The Associated Press, (“CHINA: U.S., RUSSIA START ARMS RACE,” Beijing, 11/04/99) reported that PRC Foreign Ministry spokeswoman Zhang Qiyue said that Russia’s testing of a new missile “is a direct consequence of the US attempt to revise the ABM (Anti-Ballistic Missile Treaty) and develop NMD (National Missile Defense).” Zhang said that such US actions would undermine “the strategic balance and stability and spark a new round of an arms race.” She also said that the PRC could not confirm Russia’s November 2 test.

7. Russian Missile Test

Reuters (Martin Nesirky, “RUSSIA TEST-FIRES SECOND MISSILE IN THREE DAYS,” Moscow, 11/04/99) reported that a Russian Defense Ministry spokesman confirmed Russian media reports on that Russia conducted a test- firing on Thursday of its SS-21 missile at the main range at Kapustin Yar in southern Russia. The spokesman stated, “Such tests are carried out to determine whether it is possible to extend their service life.” The Russian Defense Ministry quoted Strategic Rocket Forces chief Vladimir Yakovlev as saying that the SS- 21 test had been successful, meaning its shelf-life would be extended to 22 years. Yakovlev told RIA news agency that if the US violated the Anti- Ballistic Missile (ABM) treaty, Russia would be “freed from all obligations and the situation could become unpredictable.” Tactical missiles such as the SS-21 are designed for army battlefield use rather than shooting down other missiles, and they are more regularly tested than anti-missile weapons. Yevgeny Volk of the US based Heritage Foundation said that the test “is a demonstration of force in view of likelihood of the Americans’ pulling out of the ABM treaty. Russia wants to look stronger and to look resolute in challenging the United States’ intention to build up an ABM system. But it is flag-waving rather than anything else as it is not a new missile.” However, a Strategic Rocket Forces official said that the timing of the test “was simply a coincidence.”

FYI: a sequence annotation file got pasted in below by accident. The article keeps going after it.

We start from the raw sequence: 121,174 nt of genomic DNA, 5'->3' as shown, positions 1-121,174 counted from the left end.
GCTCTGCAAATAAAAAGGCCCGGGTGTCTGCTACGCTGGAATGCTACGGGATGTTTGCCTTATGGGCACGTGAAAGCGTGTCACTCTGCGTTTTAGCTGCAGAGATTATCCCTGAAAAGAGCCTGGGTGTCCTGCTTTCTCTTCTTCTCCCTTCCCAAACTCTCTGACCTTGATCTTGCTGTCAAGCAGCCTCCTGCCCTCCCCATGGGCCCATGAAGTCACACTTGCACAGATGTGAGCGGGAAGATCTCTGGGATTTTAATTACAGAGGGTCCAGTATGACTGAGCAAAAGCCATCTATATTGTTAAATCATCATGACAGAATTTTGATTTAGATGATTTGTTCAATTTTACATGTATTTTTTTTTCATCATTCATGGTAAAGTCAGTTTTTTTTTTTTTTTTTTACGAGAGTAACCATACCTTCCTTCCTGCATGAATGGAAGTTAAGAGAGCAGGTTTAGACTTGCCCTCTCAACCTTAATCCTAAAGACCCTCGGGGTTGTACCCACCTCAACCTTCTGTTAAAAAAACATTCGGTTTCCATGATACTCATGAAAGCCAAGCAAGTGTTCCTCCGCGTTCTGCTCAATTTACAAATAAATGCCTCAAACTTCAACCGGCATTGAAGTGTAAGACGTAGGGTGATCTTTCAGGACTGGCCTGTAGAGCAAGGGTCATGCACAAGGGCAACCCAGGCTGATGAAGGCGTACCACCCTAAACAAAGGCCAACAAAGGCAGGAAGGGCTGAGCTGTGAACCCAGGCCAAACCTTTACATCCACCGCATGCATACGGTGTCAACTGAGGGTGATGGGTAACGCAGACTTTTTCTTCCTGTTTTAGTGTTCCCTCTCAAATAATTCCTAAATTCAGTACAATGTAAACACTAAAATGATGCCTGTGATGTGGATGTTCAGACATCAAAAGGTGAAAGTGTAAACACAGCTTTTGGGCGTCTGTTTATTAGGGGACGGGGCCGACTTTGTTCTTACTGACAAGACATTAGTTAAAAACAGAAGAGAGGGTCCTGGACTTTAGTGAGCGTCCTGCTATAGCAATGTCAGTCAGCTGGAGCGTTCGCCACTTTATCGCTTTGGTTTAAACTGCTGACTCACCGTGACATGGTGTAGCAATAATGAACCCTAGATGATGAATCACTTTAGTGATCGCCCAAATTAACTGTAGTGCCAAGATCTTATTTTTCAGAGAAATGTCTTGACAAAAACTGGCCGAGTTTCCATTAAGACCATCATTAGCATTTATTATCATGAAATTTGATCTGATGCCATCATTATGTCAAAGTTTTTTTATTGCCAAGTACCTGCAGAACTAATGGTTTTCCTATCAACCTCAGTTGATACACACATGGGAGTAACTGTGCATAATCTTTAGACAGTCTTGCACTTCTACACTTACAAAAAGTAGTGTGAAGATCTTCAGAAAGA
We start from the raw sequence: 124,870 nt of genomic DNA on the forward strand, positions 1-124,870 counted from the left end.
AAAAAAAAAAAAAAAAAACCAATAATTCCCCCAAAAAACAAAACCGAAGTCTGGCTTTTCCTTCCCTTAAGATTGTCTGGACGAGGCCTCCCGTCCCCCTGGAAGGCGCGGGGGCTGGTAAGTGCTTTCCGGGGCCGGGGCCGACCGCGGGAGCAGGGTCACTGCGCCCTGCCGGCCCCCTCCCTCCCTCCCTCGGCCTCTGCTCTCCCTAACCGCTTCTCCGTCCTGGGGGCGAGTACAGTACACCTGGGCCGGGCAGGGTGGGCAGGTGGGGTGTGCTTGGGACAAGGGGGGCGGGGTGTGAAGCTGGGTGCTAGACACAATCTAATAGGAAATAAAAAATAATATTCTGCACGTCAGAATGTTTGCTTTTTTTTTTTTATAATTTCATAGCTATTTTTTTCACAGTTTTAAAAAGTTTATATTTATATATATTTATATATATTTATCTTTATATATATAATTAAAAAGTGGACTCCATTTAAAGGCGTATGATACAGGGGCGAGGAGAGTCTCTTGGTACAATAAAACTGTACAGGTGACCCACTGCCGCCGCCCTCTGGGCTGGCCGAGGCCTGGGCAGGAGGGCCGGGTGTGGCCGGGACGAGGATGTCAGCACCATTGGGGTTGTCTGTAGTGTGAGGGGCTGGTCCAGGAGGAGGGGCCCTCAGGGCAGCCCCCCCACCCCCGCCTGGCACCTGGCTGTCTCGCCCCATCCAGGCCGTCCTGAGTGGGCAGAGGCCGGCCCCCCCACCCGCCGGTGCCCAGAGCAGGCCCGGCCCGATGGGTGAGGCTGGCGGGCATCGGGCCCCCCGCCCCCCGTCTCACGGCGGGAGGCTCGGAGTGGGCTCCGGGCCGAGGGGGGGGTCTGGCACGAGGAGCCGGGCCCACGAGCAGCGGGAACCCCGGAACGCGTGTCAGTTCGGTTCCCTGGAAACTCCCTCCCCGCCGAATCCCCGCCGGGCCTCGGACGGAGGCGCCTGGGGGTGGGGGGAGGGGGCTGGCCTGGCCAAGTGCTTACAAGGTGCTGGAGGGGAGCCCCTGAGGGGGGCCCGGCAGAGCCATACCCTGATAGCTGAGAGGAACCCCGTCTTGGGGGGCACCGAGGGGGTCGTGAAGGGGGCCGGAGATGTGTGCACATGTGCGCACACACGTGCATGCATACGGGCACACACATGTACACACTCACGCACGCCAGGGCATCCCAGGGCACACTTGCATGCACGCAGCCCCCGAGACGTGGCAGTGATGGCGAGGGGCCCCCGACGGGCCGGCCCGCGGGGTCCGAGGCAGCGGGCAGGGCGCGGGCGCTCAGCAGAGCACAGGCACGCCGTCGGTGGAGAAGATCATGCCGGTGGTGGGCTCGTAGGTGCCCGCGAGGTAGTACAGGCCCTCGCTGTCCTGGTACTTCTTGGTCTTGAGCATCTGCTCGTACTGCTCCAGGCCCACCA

Reuters (“U.S. CALLS RUSSIAN MISSILE TEST ‘IRONIC’,” Washington, 11/03/99) reported that an unnamed senior US State Department official expressed concern over Russia’s latest missile test. The official stated, “we find it distressing that Russia is raising the specter of an arms competition when what we’re trying to do is work cooperatively with them to focus on rogue states. It’s ironic that on the one hand the Russians would be complaining about our desire to move forward into a possible limited deployment and yet they’re testing their own ABM system.” He added, “We’re not proposing to gut the treaty. We’re proposing modest amendments to deal with threats that didn’t exist at the time it was signed.”

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Timothy L. Savage: napsnet@nautilus.org
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Gee Gee Wong: napsnet@nautilus.org
Berkeley, California, United States

Kim Hee-sun: khs688@hotmail.com
Seoul, Republic of Korea

Hiroyasu Akutsu: akutsu@glocomnet.or.jp
Tokyo, Japan

Peter Razvin: icipu@glas.apc.org
Moscow, Russian Federation

Chunsi Wu: dlshen@fudan.ac.cn
Shanghai, People’s Republic of China

Dingli Shen: dlshen@fudan.ac.cn
Shanghai, People’s Republic of China

Leanne Paton: anjlcake@webtime.com.au
Clayton, Australia